Petition drive underway to spur action on Willow Branch Creek

Petition drive underway to spur action on Willow Branch Creek


Tired of the lack of progress to complete the clean-up phase from a nearly three-year-old bridge project, residents living near Willow Branch Creek have started a petition, which has garnered responses from concerned citizens outside of Riverside/Avondale.

Judging from the 150 responses on as of press time, people from Atlantic Beach, Jacksonville Beach, Middleburg, Saint Johns, St. Augustine, and Marathon, Florida, as well as Roswell, Georgia, McKinney, Texas, and Tacoma, Washington have signed the petition.

“Ideally, I’d like have at least 500 signatures,” said Cathleen Murphy, Riverside resident and petition initiator. “Right now, Councilman Love is the only City Council member receiving emails generated from the petition signatures, so I’m sure he’s the only one who’s aware of it. Once we reach 500 signatures, I will email City Council and share the petition.”

The petition asks city officials to remove the silt, contaminated soil and construction debris from the creek to ensure safe water flow for marine life, provide proper drainage after storms to promote driver and pedestrian safety on nearby roadways and protect residential properties and roadways from further flood damage. Those addressed include District 14 Councilman Jim Love; William Joyce, Chief of Engineering and Construction Management; Melissa Long, Chief of Environmental Quality Division; the US Army Corps of Engineers Public Affairs; Greg Strong, Director, Northeast District, Florida Dept. of Environmental Protection, and George W. Robbins, St. Johns River Water Management District, Governing Board, Area 2.

Willow Branch Creek is a tidal creek that widens into a canal and flows to the St. Johns River. From 1907 to 1928, Willow Branch Creek was home to the Florida Yacht Club, and currently has two city parks along its banks, Willow Branch Park and Yacht Basin Park.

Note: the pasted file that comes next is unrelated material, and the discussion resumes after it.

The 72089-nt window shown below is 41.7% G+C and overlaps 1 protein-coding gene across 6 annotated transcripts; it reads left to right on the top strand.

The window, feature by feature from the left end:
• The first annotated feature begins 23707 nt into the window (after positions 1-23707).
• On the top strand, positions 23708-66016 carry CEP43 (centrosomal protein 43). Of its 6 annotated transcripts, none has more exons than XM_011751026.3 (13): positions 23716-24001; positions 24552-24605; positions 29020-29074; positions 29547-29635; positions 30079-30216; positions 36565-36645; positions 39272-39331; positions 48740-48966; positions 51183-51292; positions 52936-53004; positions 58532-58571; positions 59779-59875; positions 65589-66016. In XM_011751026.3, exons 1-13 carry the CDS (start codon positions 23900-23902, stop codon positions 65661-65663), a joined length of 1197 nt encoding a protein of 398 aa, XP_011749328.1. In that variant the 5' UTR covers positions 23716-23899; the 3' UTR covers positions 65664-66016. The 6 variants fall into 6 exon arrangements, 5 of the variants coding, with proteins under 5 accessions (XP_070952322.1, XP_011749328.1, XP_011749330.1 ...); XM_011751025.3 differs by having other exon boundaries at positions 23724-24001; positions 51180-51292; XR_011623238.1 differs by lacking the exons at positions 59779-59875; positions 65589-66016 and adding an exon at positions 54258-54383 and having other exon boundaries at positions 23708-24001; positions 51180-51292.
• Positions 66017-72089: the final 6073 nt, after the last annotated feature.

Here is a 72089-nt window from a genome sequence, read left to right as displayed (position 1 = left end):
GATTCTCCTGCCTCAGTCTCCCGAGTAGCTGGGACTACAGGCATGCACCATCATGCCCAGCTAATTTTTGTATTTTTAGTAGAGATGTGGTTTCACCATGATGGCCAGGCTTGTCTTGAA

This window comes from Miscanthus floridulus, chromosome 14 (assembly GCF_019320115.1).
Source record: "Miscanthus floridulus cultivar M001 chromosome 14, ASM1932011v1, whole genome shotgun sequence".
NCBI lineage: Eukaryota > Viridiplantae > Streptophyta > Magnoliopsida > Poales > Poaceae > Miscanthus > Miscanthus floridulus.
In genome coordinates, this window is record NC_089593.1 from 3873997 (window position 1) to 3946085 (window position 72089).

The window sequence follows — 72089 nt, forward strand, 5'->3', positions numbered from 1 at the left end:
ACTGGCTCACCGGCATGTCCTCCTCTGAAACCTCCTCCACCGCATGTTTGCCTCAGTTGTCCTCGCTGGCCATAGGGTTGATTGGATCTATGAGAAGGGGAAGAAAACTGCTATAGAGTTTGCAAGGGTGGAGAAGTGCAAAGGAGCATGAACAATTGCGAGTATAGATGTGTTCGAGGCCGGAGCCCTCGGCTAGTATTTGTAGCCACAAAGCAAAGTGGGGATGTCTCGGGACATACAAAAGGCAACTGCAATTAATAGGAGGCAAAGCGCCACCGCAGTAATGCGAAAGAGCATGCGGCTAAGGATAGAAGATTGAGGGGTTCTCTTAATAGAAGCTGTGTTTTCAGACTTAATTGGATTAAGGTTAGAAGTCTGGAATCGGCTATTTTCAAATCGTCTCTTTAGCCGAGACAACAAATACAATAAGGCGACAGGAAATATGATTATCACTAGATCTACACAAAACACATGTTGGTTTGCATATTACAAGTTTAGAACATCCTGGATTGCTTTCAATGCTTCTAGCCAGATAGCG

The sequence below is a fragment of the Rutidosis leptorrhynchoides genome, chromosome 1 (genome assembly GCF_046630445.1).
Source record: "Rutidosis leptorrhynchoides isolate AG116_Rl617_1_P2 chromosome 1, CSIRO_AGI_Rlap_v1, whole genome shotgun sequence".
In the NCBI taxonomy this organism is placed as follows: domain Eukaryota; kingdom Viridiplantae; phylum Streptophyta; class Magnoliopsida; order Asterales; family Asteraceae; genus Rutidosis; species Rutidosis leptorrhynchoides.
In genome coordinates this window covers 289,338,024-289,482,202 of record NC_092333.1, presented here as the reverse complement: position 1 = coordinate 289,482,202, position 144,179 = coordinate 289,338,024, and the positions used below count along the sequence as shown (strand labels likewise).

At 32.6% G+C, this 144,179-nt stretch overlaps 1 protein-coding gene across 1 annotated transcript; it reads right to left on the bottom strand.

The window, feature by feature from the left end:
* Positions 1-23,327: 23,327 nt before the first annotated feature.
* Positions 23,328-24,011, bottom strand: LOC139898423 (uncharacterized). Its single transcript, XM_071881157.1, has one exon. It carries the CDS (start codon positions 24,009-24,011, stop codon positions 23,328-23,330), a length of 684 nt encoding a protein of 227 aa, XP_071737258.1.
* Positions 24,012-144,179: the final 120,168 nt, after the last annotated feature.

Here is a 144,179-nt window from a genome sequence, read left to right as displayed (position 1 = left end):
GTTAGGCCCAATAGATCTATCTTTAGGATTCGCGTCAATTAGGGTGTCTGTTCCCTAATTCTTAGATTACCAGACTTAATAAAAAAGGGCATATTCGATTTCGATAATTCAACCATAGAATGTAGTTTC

The creek is also home to a rich marine life (fish, turtles, crab, shrimp and an occasional alligator) and provides food for the many birds (ducks, hawks, osprey, eagles, egrets and herons) that fish in the creek, according to Murphy. Unfortunately, stated the petition, the creek has been ignored by the city and the lack of attention over the past 100 years is easy to see in its overgrown banks, crumbling bulkhead and dirty stagnant water.


Insult to injury

Adding to a century of neglect, in April 2013, the City of Jacksonville began a bridge project on Riverside Avenue to widen the road for a sidewalk over Willow Branch Creek.

During construction, dams were breached by storms multiple times, and hundreds of cubic feet of dirt and construction debris washed into the creek. Two and a half years later, the project is still not complete, pending dredging.

The water in the creek is murky, it no longer flows freely, and it’s unhealthy for humans, marine life and the birds that fish in the creek, according to the petition. Willow Branch Creek consistently has one of the highest levels of fecal coliform bacteria in the city and is considered a definite health risk for humans, the petition noted.

In addition to the environmental hazards posed by the unhealthy water quality, local residents are also very concerned about flooding should a storm hit before the long-awaited cleanup takes place.